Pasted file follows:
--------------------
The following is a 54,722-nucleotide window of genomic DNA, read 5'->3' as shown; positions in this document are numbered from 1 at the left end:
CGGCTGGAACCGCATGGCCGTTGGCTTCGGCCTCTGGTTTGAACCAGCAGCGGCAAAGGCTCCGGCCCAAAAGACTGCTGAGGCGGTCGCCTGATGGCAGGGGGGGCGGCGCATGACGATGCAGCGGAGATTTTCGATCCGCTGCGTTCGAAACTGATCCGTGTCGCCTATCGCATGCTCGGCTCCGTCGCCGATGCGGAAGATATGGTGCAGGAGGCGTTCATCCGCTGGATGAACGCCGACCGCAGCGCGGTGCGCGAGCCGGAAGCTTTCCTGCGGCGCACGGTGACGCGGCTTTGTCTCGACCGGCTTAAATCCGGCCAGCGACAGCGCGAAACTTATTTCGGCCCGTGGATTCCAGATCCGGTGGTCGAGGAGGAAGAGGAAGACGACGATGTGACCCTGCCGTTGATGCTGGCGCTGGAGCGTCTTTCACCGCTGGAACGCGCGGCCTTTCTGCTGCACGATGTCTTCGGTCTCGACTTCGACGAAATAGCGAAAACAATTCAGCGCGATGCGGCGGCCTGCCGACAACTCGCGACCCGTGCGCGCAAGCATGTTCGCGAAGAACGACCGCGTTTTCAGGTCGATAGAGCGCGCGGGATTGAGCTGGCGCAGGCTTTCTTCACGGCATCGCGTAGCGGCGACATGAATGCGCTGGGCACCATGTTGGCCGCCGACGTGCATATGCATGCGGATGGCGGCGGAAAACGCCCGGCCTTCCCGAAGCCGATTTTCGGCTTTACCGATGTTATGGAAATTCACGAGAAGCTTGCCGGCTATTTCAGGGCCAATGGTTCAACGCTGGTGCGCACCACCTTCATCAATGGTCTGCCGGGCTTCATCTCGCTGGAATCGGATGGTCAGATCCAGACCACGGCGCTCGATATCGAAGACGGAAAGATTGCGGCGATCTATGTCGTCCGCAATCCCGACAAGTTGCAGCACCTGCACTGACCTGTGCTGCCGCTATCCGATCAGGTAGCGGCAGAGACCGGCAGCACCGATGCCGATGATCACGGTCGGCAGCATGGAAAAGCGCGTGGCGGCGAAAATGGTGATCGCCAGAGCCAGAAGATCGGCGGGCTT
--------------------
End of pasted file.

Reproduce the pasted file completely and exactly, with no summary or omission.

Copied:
The following is a 54,722-nucleotide window of genomic DNA, read 5'->3' as shown; positions in this document are numbered from 1 at the left end:
CGGCTGGAACCGCATGGCCGTTGGCTTCGGCCTCTGGTTTGAACCAGCAGCGGCAAAGGCTCCGGCCCAAAAGACTGCTGAGGCGGTCGCCTGATGGCAGGGGGGGCGGCGCATGACGATGCAGCGGAGATTTTCGATCCGCTGCGTTCGAAACTGATCCGTGTCGCCTATCGCATGCTCGGCTCCGTCGCCGATGCGGAAGATATGGTGCAGGAGGCGTTCATCCGCTGGATGAACGCCGACCGCAGCGCGGTGCGCGAGCCGGAAGCTTTCCTGCGGCGCACGGTGACGCGGCTTTGTCTCGACCGGCTTAAATCCGGCCAGCGACAGCGCGAAACTTATTTCGGCCCGTGGATTCCAGATCCGGTGGTCGAGGAGGAAGAGGAAGACGACGATGTGACCCTGCCGTTGATGCTGGCGCTGGAGCGTCTTTCACCGCTGGAACGCGCGGCCTTTCTGCTGCACGATGTCTTCGGTCTCGACTTCGACGAAATAGCGAAAACAATTCAGCGCGATGCGGCGGCCTGCCGACAACTCGCGACCCGTGCGCGCAAGCATGTTCGCGAAGAACGACCGCGTTTTCAGGTCGATAGAGCGCGCGGGATTGAGCTGGCGCAGGCTTTCTTCACGGCATCGCGTAGCGGCGACATGAATGCGCTGGGCACCATGTTGGCCGCCGACGTGCATATGCATGCGGATGGCGGCGGAAAACGCCCGGCCTTCCCGAAGCCGATTTTCGGCTTTACCGATGTTATGGAAATTCACGAGAAGCTTGCCGGCTATTTCAGGGCCAATGGTTCAACGCTGGTGCGCACCACCTTCATCAATGGTCTGCCGGGCTTCATCTCGCTGGAATCGGATGGTCAGATCCAGACCACGGCGCTCGATATCGAAGACGGAAAGATTGCGGCGATCTATGTCGTCCGCAATCCCGACAAGTTGCAGCACCTGCACTGACCTGTGCTGCCGCTATCCGATCAGGTAGCGGCAGAGACCGGCAGCACCGATGCCGATGATCACGGTCGGCAGCATGGAAAAGCGCGTGGCGGCGAAAATGGTGATCGCCAGAGCCAGAAGATCGGCGGGCTT